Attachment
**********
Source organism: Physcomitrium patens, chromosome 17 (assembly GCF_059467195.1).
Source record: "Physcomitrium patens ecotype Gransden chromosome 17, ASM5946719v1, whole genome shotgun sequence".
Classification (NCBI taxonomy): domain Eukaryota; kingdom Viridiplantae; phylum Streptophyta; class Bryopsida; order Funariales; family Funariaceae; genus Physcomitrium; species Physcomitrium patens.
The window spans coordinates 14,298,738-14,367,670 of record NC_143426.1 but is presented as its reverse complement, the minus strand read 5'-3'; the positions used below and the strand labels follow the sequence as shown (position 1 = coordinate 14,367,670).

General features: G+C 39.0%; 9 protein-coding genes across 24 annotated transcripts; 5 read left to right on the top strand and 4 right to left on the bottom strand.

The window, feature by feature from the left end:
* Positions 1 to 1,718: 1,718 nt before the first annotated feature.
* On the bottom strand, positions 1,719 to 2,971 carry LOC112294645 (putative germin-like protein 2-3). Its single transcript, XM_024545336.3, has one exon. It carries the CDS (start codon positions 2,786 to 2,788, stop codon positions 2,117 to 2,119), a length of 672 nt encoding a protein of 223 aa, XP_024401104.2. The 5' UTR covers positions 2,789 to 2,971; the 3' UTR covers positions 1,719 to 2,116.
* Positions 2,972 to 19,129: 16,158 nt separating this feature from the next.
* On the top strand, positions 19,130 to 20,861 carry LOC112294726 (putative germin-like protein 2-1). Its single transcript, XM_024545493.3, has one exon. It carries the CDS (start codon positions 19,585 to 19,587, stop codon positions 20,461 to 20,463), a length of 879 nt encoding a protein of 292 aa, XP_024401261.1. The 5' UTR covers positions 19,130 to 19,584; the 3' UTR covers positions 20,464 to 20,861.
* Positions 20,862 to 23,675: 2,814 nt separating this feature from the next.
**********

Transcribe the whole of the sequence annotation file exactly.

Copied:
Source organism: Physcomitrium patens, chromosome 17 (assembly GCF_059467195.1).
Source record: "Physcomitrium patens ecotype Gransden chromosome 17, ASM5946719v1, whole genome shotgun sequence".
Classification (NCBI taxonomy): domain Eukaryota; kingdom Viridiplantae; phylum Streptophyta; class Bryopsida; order Funariales; family Funariaceae; genus Physcomitrium; species Physcomitrium patens.
The window spans coordinates 14,298,738-14,367,670 of record NC_143426.1 but is presented as its reverse complement, the minus strand read 5'-3'; the positions used below and the strand labels follow the sequence as shown (position 1 = coordinate 14,367,670).

General features: G+C 39.0%; 9 protein-coding genes across 24 annotated transcripts; 5 read left to right on the top strand and 4 right to left on the bottom strand.

The window, feature by feature from the left end:
* Positions 1 to 1,718: 1,718 nt before the first annotated feature.
* On the bottom strand, positions 1,719 to 2,971 carry LOC112294645 (putative germin-like protein 2-3). Its single transcript, XM_024545336.3, has one exon. It carries the CDS (start codon positions 2,786 to 2,788, stop codon positions 2,117 to 2,119), a length of 672 nt encoding a protein of 223 aa, XP_024401104.2. The 5' UTR covers positions 2,789 to 2,971; the 3' UTR covers positions 1,719 to 2,116.
* Positions 2,972 to 19,129: 16,158 nt separating this feature from the next.
* On the top strand, positions 19,130 to 20,861 carry LOC112294726 (putative germin-like protein 2-1). Its single transcript, XM_024545493.3, has one exon. It carries the CDS (start codon positions 19,585 to 19,587, stop codon positions 20,461 to 20,463), a length of 879 nt encoding a protein of 292 aa, XP_024401261.1. The 5' UTR covers positions 19,130 to 19,584; the 3' UTR covers positions 20,464 to 20,861.
* Positions 20,862 to 23,675: 2,814 nt separating this feature from the next.